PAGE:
One can think of the water in a residential community. When water is pumped through pipes, the quantity of water inside the pipes does not change, however, the volume of water changes with demand, and water flows out of the pipes at the same rate that it flows into the pipes. This is because water behaves as an incompressible fluid (density remains unchanged). When more faucets are turned on inside the same community, the water pressure decreases for the whole community, but the volume of water is also greater. If a house having one water inlet pipe has more faucets on, the same occurs: pressure decreases and volume increases. † Volume then becomes analogous to the number of services being utilized, while pressure becomes analogous to commitment to pay for each service.

Implementing this proposal will allow for arbitrarily large ratio of GDP to money supply. The money supply no longer acts as a straightjacket as people issue their own cash flow credits.

Caption:
Issuing a cash flow credit via a "Cash Flow Token" check is nothing more than securing a recurring money transfer that you can write in the same way you can write a check. Other forms of "Cash Flow Tokens" would include exchangeable coinage of \$x / month denomination, and even digital forms. Issuance of cash flow credits does not create new money. It formalizes, tokenizes, and commodifies cash flow as an entity in of itself. Thus, it constitutes a form of economic stimulus without the problems that come with: 1) borrowing money from foreign markets, and 2) issuance of new money such as credit owed as debt to a central bank.

kmarinas86
Status: Silver Member (Offline)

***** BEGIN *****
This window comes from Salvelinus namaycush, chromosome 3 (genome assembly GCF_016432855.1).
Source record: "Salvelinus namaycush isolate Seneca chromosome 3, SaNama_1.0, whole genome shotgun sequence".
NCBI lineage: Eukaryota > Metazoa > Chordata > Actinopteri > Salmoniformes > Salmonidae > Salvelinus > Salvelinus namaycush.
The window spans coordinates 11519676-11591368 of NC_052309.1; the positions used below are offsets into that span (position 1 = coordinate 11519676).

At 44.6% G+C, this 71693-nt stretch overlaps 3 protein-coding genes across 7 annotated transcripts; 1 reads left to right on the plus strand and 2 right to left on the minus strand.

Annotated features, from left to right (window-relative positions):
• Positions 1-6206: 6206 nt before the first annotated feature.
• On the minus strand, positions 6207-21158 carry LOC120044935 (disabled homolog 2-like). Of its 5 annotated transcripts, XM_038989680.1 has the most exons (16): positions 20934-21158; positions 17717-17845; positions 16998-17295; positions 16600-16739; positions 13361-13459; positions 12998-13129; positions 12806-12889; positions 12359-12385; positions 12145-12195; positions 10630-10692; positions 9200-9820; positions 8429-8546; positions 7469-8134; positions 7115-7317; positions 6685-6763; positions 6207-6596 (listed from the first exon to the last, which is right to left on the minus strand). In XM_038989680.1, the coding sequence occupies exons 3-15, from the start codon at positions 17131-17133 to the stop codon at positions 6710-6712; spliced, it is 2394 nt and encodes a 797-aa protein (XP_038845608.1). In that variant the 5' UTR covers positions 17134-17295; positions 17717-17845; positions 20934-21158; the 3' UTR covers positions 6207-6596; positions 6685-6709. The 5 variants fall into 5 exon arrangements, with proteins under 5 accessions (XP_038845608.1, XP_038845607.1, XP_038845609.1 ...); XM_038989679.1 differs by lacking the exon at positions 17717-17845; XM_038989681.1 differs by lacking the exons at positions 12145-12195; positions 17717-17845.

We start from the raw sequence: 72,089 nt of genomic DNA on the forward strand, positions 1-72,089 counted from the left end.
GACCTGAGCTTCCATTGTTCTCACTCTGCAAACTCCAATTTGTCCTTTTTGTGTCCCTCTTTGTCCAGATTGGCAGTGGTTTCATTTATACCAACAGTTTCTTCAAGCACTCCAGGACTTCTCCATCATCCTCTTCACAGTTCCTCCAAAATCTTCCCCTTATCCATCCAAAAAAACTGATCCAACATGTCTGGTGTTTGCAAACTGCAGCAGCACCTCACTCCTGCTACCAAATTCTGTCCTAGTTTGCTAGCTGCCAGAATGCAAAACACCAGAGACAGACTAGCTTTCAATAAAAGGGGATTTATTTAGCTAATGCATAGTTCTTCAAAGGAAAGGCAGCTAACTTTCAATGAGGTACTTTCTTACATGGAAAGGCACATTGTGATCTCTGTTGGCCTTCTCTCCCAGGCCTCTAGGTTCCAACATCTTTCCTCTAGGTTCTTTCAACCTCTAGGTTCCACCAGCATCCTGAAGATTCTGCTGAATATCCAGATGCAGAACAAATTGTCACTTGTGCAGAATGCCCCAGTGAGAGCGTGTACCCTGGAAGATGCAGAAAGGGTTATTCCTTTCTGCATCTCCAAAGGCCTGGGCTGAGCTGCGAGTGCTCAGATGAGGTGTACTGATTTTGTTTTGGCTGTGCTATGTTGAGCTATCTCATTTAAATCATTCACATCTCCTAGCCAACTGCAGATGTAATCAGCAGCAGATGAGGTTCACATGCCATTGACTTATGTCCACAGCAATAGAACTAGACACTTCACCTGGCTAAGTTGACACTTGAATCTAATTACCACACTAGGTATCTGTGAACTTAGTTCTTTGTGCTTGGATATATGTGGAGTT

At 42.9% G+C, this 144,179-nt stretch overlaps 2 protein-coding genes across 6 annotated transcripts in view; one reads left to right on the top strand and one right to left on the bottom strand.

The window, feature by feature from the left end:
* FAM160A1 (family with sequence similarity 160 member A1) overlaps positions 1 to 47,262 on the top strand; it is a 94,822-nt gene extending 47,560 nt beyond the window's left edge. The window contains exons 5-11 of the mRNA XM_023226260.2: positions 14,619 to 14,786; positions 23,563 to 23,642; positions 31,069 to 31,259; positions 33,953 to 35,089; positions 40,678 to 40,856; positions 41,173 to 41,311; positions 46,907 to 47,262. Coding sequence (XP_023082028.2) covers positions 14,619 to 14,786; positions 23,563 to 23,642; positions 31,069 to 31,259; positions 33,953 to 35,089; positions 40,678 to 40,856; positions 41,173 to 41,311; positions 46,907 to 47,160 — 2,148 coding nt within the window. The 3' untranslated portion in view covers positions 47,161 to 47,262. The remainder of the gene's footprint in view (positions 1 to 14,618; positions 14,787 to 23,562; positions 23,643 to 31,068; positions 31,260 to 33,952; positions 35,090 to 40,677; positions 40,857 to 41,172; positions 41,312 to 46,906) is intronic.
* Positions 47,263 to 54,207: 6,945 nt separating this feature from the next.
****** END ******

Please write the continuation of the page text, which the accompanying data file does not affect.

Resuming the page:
Joined: Dec 29 2008
Posts: 164
Interest is a symptom, a result of something more fundamental.

Kmarinas86's note: Social Credit is inflationary because it assumes that B>0. If we set B=0, as per my proposal in the opening post of this thread, then this inflationary pressure is eliminated. Furthermore, to avoid repeating the same confusions people have had concerning the A+B theorem, I have provided a more precise definition as to what A and B really are.

A is....

kmarinas86 wrote:

B is....

kmarinas86 wrote:

B = rate of building up capital in the balance sheets of firms

Both A and B are defined flows, as per example in the opening post:

kmarinas86 wrote:

Consider the case of a microeconomy.

Let A = \$500 / month

Let B = \$100 / month

Now for a good article on Douglas's A+B Theorem:

http://social-credit.blogspot.com/2007/10/douglass-ab-theorem.html

Socred - B.A., SCMP wrote:

Douglas's A+B Theorem

By: Socred - B.A., SCMP

Douglas’s A+B theorem is probably the most simple, yet most controversial, of all of Douglas's ideas. Oftentimes, too much emphasis has been placed on this theory amongst Social Crediters themselves, but the theory itself is essential for understanding Douglas’ monetary policies. The theorem is a truism; however, the controversy lies in the nature of the “B payments” which Douglas identified. The theorem is stated by Douglas as follows:

“In any manufacturing undertaking the payments made may be divided into two groups: Group A: Payments made to individuals as wages, salaries, and dividends; Group B: Payments made to other organizations for raw materials, bank charges and other external costs. The rate of distribution of purchasing power to individuals is represented by A, but since all payments go into prices, the rate of generation of prices cannot be less than A plus B. Since A will not purchase A plus B, a proportion of the product at least equivalent to B must be distributed by a form of purchasing power which is not comprised in the description grouped under A.” (C.H. Douglas, “The Monopoly of Credit”)

Douglas was an engineer, and a cost accountant.. As a scientist, he started with an observation, and formed a hypothesis. This is different than many orthodox economists who form a hypothesis, and then try to make the facts fit their theory. Douglas’ A+B theory is a simple statement of fact, and the accounts of any business will verify this fact. The confusion amongst orthodox economists lies in the nature of the B payments, and what causes them.

The critics of the theory generally fall into two categories by arguing: 1) B payments are really income, so there is no differentiation between A and B payments or 2) B payments are either past, or future, income. Let’s address both these criticisms individually.